Alaska’s most remote villages may have a thing or two to teach the rest of the United States and the world about keeping the lights on.
State agencies, private companies and the federal government are increasingly looking to the remote electrical “microgrids” that power rural Alaska in places where roads and long-distance electric transmission lines don’t go.
Energy experts and advocates in the state are hoping that what they’ve learned about producing power in a difficult climate could be useful — and profitable — to share, helping get the world’s remote islands and parts of sub-Saharan Africa powered. But not just remote places: Violent storms, terrorist attacks and an increasing awareness of the vulnerability of the electrical grid are causing many to doubt the wisdom of relying solely on a utility-centric model for power distribution.
Read the full article here.
Source: Alaska Dispatch News
An Army Corps of Engineers environmental review of the proposed Donlin Gold mine is underway. An opportunity for public comment runs through April 30, though residents have asked for that to be extended. More information, including the entire draft environmental impact statement, a schedule of public meetings, and opportunities for comment, is at donlingoldeis.com.
Here are project highlights:
What: Proposed open pit gold mine
Where: 10 miles from the Kuskokwim River village of Crooked Creek, 150 miles northeast of Bethel and 280 miles west of Anchorage
Mine owner: Canadian companies Barrick Gold Corp., the world’s largest mining operator, and new player NovaGold Resources Inc.
Cost: $6.7 billion to build the mine including $1 billion natural gas pipeline
Workforce: 3,000 during construction and 800 to 1,400 during operation
Source: Donlin Gold mine at a glance | Alaska Dispatch News
In Alaska, logistics is more than just working for FedEx or UPS. It means everything from food to fuel, cars and clothes coming through the Port of Anchorage.
More than 85 percent of all Alaskans receive goods through the port. In short, logistics is the art and science of time, space and location.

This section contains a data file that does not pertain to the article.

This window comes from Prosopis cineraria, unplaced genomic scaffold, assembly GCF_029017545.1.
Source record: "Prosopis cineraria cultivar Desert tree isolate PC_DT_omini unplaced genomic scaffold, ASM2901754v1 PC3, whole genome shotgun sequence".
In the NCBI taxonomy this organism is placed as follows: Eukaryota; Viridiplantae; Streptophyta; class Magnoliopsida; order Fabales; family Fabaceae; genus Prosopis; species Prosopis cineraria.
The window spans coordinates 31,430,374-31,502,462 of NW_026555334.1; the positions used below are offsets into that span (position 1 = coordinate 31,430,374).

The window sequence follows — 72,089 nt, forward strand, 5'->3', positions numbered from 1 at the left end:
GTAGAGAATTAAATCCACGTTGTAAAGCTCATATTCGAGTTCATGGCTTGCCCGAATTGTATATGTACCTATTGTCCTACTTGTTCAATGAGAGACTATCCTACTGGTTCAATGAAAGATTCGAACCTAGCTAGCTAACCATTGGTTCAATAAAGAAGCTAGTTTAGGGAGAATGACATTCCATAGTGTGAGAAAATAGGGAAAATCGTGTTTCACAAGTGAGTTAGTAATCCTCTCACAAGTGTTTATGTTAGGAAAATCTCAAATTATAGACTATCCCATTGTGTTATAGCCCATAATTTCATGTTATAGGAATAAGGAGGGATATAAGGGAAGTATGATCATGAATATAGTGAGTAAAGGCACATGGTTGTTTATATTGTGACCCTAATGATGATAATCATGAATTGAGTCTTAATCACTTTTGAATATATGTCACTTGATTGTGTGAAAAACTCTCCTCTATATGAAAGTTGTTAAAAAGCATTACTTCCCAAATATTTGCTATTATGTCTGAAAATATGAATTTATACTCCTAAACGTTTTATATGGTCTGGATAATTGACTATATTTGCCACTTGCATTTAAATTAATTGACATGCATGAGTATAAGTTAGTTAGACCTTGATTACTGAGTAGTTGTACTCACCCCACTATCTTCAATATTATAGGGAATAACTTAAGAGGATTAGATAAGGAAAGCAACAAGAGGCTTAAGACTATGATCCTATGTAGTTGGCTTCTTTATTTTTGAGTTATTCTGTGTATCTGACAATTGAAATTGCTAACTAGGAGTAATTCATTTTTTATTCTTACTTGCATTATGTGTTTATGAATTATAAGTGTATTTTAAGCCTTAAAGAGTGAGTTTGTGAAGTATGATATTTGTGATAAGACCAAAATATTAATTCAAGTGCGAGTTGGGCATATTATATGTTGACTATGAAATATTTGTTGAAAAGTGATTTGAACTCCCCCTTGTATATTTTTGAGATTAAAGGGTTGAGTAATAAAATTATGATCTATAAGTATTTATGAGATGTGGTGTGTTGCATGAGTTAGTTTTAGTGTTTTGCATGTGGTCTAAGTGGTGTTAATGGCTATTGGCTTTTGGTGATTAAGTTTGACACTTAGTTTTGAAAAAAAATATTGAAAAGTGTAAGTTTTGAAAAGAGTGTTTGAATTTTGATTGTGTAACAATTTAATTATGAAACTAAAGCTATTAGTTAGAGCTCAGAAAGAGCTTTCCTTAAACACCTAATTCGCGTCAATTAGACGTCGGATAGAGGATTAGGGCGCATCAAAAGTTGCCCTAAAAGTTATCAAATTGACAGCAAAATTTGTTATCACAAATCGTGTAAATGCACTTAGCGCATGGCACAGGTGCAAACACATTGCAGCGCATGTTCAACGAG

Jana Lage, deputy director of Alaska Process Industry Career Consortium, joined Daybreak for Workforce Wednesday to talk about the field and jobs available across the state.
One of the companies currently hiring is Lynden International.
“They’re looking for everyone from warehouse people to pilots and it’s a great career. Once you get your foot in then you can diversify a little bit,” Lage said.
Salaries in logistics can range anywhere from $15 to $40 an hour.
To learn how you can get started, watch the video here.
Source: Workforce Wednesday: Careers in Logistics | KTVA Anchorage CBS 11
UAS is working with Premium Oceanic (PO) on getting a permit from the Alaska Department of Fish and Game (ADF&G) for a commercial seaweed hatchery. The hatchery is planned for the first floor of the Anderson Building (on Auke Bay across from the main Juneau campus) to promote a seaweed aquaculture business enterprise for coastal Alaska communities, especially in southeast and southcentral Alaska. Experimental out plantings are underway at a site just outside Auke Bay off Coughlan Island. PO has recently been working with oyster growers in coastal Alaska from Ketchikan to Kodiak Island for setting up commercial production of seaweeds. UAS will perform basic and applied research on the propagation and culture of several seaweed species that might be usable as commercial products and create a commercial seaweed hatchery which will provide “seed” for the individual “farmers.” PO will be underwriting most of the UAS effort as part of its investment toward the goal of making seaweed aquaculture a viable and profitable new business in Alaska.
Source: UA System Highlights 1-22-16
About 16 percent of teachers in Nome turn over every decade. In the Bering Strait School District (BSSD), the turnover rate is even higher: 28 percent.
According to Nome Superintendent Shawn Arnold, part of the problem is that so few rural educators are homegrown.
“A disproportionate number of teachers trained outside Alaska are hired to teach in Alaska’s rural schools,” he said. “These are the teachers coming up from the Lower 48. Many are new to the teaching profession, they’re just starting out their careers, and they’re unprepared for the cultural competence for living in a rural Alaska Native village.”
That’s why Nome Public Schools is helping to restart the Future Educators of Alaska. The program died five years ago, due to lack of funding, but the University of Alaska Fairbanks is bringing it back with a new federal grant. Read the full article here.
Source: KNOM Radio Mission